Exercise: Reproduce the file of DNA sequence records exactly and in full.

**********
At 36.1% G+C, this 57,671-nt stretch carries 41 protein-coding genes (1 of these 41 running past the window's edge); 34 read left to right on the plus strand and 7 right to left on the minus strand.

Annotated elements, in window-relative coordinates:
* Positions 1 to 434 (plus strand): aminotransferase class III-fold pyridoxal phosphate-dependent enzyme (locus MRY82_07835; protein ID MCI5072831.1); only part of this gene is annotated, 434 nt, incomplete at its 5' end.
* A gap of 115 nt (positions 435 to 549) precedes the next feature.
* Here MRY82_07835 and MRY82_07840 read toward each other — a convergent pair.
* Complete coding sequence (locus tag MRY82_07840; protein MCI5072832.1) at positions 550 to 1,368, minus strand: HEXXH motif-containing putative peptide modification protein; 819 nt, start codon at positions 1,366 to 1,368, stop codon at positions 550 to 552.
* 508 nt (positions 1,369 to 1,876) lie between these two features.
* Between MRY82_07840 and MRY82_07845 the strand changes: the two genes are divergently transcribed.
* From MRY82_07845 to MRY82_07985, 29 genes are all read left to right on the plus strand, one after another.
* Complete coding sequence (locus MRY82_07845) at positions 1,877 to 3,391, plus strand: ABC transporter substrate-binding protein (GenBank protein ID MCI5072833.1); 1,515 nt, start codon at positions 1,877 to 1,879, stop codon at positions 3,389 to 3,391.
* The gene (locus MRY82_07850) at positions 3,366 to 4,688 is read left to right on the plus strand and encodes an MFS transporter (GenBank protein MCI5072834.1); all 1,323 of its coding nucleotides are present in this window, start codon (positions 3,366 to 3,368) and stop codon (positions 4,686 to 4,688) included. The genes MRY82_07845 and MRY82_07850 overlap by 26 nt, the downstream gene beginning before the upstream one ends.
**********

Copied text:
At 36.1% G+C, this 57,671-nt stretch carries 41 protein-coding genes (1 of these 41 running past the window's edge); 34 read left to right on the plus strand and 7 right to left on the minus strand.

Annotated elements, in window-relative coordinates:
* Positions 1 to 434 (plus strand): aminotransferase class III-fold pyridoxal phosphate-dependent enzyme (locus MRY82_07835; protein ID MCI5072831.1); only part of this gene is annotated, 434 nt, incomplete at its 5' end.
* A gap of 115 nt (positions 435 to 549) precedes the next feature.
* Here MRY82_07835 and MRY82_07840 read toward each other — a convergent pair.
* Complete coding sequence (locus tag MRY82_07840; protein MCI5072832.1) at positions 550 to 1,368, minus strand: HEXXH motif-containing putative peptide modification protein; 819 nt, start codon at positions 1,366 to 1,368, stop codon at positions 550 to 552.
* 508 nt (positions 1,369 to 1,876) lie between these two features.
* Between MRY82_07840 and MRY82_07845 the strand changes: the two genes are divergently transcribed.
* From MRY82_07845 to MRY82_07985, 29 genes are all read left to right on the plus strand, one after another.
* Complete coding sequence (locus MRY82_07845) at positions 1,877 to 3,391, plus strand: ABC transporter substrate-binding protein (GenBank protein ID MCI5072833.1); 1,515 nt, start codon at positions 1,877 to 1,879, stop codon at positions 3,389 to 3,391.
* The gene (locus MRY82_07850) at positions 3,366 to 4,688 is read left to right on the plus strand and encodes an MFS transporter (GenBank protein MCI5072834.1); all 1,323 of its coding nucleotides are present in this window, start codon (positions 3,366 to 3,368) and stop codon (positions 4,686 to 4,688) included. The genes MRY82_07845 and MRY82_07850 overlap by 26 nt, the downstream gene beginning before the upstream one ends.